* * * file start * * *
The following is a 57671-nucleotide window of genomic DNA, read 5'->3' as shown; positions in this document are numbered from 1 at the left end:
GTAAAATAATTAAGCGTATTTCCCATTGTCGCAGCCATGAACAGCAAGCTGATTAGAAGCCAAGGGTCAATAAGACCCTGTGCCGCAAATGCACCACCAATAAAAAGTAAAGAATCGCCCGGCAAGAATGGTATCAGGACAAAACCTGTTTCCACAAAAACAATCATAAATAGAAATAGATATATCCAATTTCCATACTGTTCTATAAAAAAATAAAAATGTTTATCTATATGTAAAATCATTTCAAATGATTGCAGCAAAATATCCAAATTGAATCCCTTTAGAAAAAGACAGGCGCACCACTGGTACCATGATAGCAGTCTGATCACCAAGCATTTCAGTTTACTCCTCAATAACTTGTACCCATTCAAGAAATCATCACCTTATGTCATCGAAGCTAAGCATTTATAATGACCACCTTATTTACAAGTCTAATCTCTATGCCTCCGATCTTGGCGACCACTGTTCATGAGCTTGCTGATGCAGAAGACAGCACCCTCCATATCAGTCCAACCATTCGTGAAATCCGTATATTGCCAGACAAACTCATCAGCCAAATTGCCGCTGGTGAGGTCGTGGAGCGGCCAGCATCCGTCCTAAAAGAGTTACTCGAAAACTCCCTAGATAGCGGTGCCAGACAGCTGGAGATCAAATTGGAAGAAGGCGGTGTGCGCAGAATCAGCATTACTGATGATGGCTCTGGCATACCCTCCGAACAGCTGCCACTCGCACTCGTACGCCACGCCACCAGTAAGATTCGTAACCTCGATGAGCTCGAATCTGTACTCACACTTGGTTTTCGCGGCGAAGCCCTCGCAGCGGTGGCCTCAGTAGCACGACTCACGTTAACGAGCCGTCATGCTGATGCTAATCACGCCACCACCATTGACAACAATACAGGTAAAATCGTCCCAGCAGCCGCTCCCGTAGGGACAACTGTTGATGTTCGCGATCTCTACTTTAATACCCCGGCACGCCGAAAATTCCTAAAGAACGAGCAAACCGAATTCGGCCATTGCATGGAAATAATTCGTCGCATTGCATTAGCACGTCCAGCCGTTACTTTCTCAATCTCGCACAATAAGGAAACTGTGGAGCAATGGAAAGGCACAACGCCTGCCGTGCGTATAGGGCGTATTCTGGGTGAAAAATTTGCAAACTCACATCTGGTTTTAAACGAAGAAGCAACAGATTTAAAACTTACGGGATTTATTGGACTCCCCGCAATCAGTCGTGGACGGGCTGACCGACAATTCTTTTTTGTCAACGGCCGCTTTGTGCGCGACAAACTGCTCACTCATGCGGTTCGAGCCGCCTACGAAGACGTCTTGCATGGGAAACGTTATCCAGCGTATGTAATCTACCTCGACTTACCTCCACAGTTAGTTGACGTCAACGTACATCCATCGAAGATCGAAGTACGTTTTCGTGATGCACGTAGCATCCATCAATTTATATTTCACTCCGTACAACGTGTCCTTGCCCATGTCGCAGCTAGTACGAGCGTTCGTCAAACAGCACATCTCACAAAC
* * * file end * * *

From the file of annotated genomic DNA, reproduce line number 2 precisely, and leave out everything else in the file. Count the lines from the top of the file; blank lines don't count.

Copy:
GTAAAATAATTAAGCGTATTTCCCATTGTCGCAGCCATGAACAGCAAGCTGATTAGAAGCCAAGGGTCAATAAGACCCTGTGCCGCAAATGCACCACCAATAAAAAGTAAAGAATCGCCCGGCAAGAATGGTATCAGGACAAAACCTGTTTCCACAAAAACAATCATAAATAGAAATAGATATATCCAATTTCCATACTGTTCTATAAAAAAATAAAAATGTTTATCTATATGTAAAATCATTTCAAATGATTGCAGCAAAATATCCAAATTGAATCCCTTTAGAAAAAGACAGGCGCACCACTGGTACCATGATAGCAGTCTGATCACCAAGCATTTCAGTTTACTCCTCAATAACTTGTACCCATTCAAGAAATCATCACCTTATGTCATCGAAGCTAAGCATTTATAATGACCACCTTATTTACAAGTCTAATCTCTATGCCTCCGATCTTGGCGACCACTGTTCATGAGCTTGCTGATGCAGAAGACAGCACCCTCCATATCAGTCCAACCATTCGTGAAATCCGTATATTGCCAGACAAACTCATCAGCCAAATTGCCGCTGGTGAGGTCGTGGAGCGGCCAGCATCCGTCCTAAAAGAGTTACTCGAAAACTCCCTAGATAGCGGTGCCAGACAGCTGGAGATCAAATTGGAAGAAGGCGGTGTGCGCAGAATCAGCATTACTGATGATGGCTCTGGCATACCCTCCGAACAGCTGCCACTCGCACTCGTACGCCACGCCACCAGTAAGATTCGTAACCTCGATGAGCTCGAATCTGTACTCACACTTGGTTTTCGCGGCGAAGCCCTCGCAGCGGTGGCCTCAGTAGCACGACTCACGTTAACGAGCCGTCATGCTGATGCTAATCACGCCACCACCATTGACAACAATACAGGTAAAATCGTCCCAGCAGCCGCTCCCGTAGGGACAACTGTTGATGTTCGCGATCTCTACTTTAATACCCCGGCACGCCGAAAATTCCTAAAGAACGAGCAAACCGAATTCGGCCATTGCATGGAAATAATTCGTCGCATTGCATTAGCACGTCCAGCCGTTACTTTCTCAATCTCGCACAATAAGGAAACTGTGGAGCAATGGAAAGGCACAACGCCTGCCGTGCGTATAGGGCGTATTCTGGGTGAAAAATTTGCAAACTCACATCTGGTTTTAAACGAAGAAGCAACAGATTTAAAACTTACGGGATTTATTGGACTCCCCGCAATCAGTCGTGGACGGGCTGACCGACAATTCTTTTTTGTCAACGGCCGCTTTGTGCGCGACAAACTGCTCACTCATGCGGTTCGAGCCGCCTACGAAGACGTCTTGCATGGGAAACGTTATCCAGCGTATGTAATCTACCTCGACTTACCTCCACAGTTAGTTGACGTCAACGTACATCCATCGAAGATCGAAGTACGTTTTCGTGATGCACGTAGCATCCATCAATTTATATTTCACTCCGTACAACGTGTCCTTGCCCATGTCGCAGCTAGTACGAGCGTTCGTCAAACAGCACATCTCACAAAC